The role of private military corporations in modern warfare has been a controversial one, and none has been in the news more than Blackwater. The organization has provided battlefield services to the United States for years, most notably in the War on Terror in Iraq and Afghanistan. Erik Prince, the founder and Former CEO, has written a new book on the organization: Civilian Warriors: The Inside Story of Blackwater and the Unsung Heroes of the War on Terror. He joined Glenn on radio to discuss the role of PMCs in modern warfare, as well as his unique inside into the state of affairs in the Middle East.
"Let's start with the overall concept of private armies. Why should we feel comfortable with private armies and contractors now working for the State Department?" Glenn asked Prince.
"Blackwater was not a private army anyway, we were a service contractor that provided services to the U.S. Government that ranged from training to aviation support, resupply, logistics, construction and security. At no time did we ever have a standing army of people waiting around to do something. There were contractors that were contracted to the State Department, operating to the detail of a 1,000-page contract of a competitive bid, and their job was to provide a body guard services or in other cases we might be doing training training the Afghan border police or building a narcotics interdiction unit. So there's a lot of misconception," Prince explained.
In fact, a whole chapter of his book on Blackwater is dedicated to the history of battlefield contractors.
"The first colonists were actually private companies, listed on the London Stock Exchange, like the Jamestown and Massachusetts Bay colonies, and they hired former soldiers to protect the colony and assist with their logistics. I go through much of American history, even nine out of ten ships taken during the American revolution were taken by privateers, private ship, private crew issued a hunting license."
Ultimately, Prince argues that the issue of PMCs comes down to the private sector vs. the public sector. The private sector offers a less expensive, more effective, and more efficient option compared to the government - much like they do in other areas.
"When you send something overnight, you used to only be able to sent it via the postal service. Now you have FedEx, UPS, DHL, and other private vendors that could do something that used to be a government monopoly, they can do it better, cheaper, faster, and more reliably."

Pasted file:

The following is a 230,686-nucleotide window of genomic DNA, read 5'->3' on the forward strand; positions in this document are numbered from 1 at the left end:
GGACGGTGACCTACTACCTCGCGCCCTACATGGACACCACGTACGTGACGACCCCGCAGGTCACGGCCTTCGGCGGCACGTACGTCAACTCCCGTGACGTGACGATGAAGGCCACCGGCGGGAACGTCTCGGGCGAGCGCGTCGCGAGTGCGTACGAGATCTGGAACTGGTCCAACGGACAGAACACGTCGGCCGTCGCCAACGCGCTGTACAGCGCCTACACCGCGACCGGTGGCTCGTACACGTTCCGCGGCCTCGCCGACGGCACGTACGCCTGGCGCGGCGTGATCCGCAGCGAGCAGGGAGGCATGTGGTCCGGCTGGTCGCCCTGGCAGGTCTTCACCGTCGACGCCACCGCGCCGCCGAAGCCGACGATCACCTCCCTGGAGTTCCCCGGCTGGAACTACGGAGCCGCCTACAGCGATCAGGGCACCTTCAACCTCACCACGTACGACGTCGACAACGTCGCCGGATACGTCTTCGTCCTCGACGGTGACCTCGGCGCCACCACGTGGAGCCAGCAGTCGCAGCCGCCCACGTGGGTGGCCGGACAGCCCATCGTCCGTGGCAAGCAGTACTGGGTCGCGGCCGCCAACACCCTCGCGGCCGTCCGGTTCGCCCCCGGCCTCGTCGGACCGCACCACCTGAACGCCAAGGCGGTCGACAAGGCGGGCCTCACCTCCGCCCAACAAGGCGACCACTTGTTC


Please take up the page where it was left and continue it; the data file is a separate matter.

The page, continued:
"I think the left doesn't like the military as it is, let alone, if a private organization does it. I mean, the hard left generally does not like capitalism or the free market."
"My only point about contractor supporting national security, because contractors have information at their hands about what something actually costs, we can make better, more rational economic decisions. And let me give you an example. We were hired on a competitive bid to provide helicopters to embark aboard a military sea lift command ship. We showed up with two helicopters and eight guys, replacing the Navy who was doing it with two helicopters and 35 guys. For every 35 guys they had deployed, they had another 70 or more back in the states. So apples to apples, pretty clear to see who does that job cheaper."
The conversation then turned to the Middle East and the conflict between ISIS and Syria. Prince believes that the United States was running missiles into Syria - a theory Glenn discussed shortly after the Benghazi attack.
"Now we have ISIS," Glenn said. "We are dropping missile systems and weapons, and ISIS is getting them. We are arming the wrong people. I think we are going to try to help take down Assad, which is only going to destabilize things more. What should we be doing?" Glenn asked.
"If the Assad regime were to fall right now then ISIS one running Syria as well. We can do the whole post-analysis of what was done wrong that led to ISIS being in charge, but now, the people we should be supporting vigorously are the Kurds. They have yet to receive any serious weapon systems despite all the promises and assurances from the U.S. Government. So these poor guys are still going head-to-head with ISIS, who captured five heavy divisions of American equipment, new, state-of-the-art stuff, and another three major logistics bases worth of ammunition. Think stingers, hell fire missiles, that they captured from a resupply convoy coming to Baghdad from Kuwait. So they are well-equipped to fight for years to come."
"The Kurds, on the other hand, are fighting with old Saddam-era stuff completely outgunned and outmatched. They fight bravely, but it is hard to take on a fully armored vehicle with just an AK. That's not a fight you want to be in. Giving them serious horsepower weaponry is the first thing. Second, you have to be able to push back the Iranian influence in Baghdad. The Iranian army, the Revolutionary Guard Corps is effectively running much of the Iraqi army, particularly all the Shia militias that have come in to supplement the Iraqi army, so at some point, some force is going to have to crush ISIS and prevent them from spreading, because they will spread. They are now trying to get going in Egypt. You have radical Islamists in Libya that have professed allegiance to ISIS as well, to the caliphate. So now you have Egypt with some crazies on their western boundary. They have problems in the Sinai, and this cancer will spread."
"You are going to have to deal with some of the primary tumors to suppress them, or they are going to continue to metastasize."
You can get Civilian Warriors: The Inside Story of Blackwater and the Unsung Heroes of the War on Terror in stores now.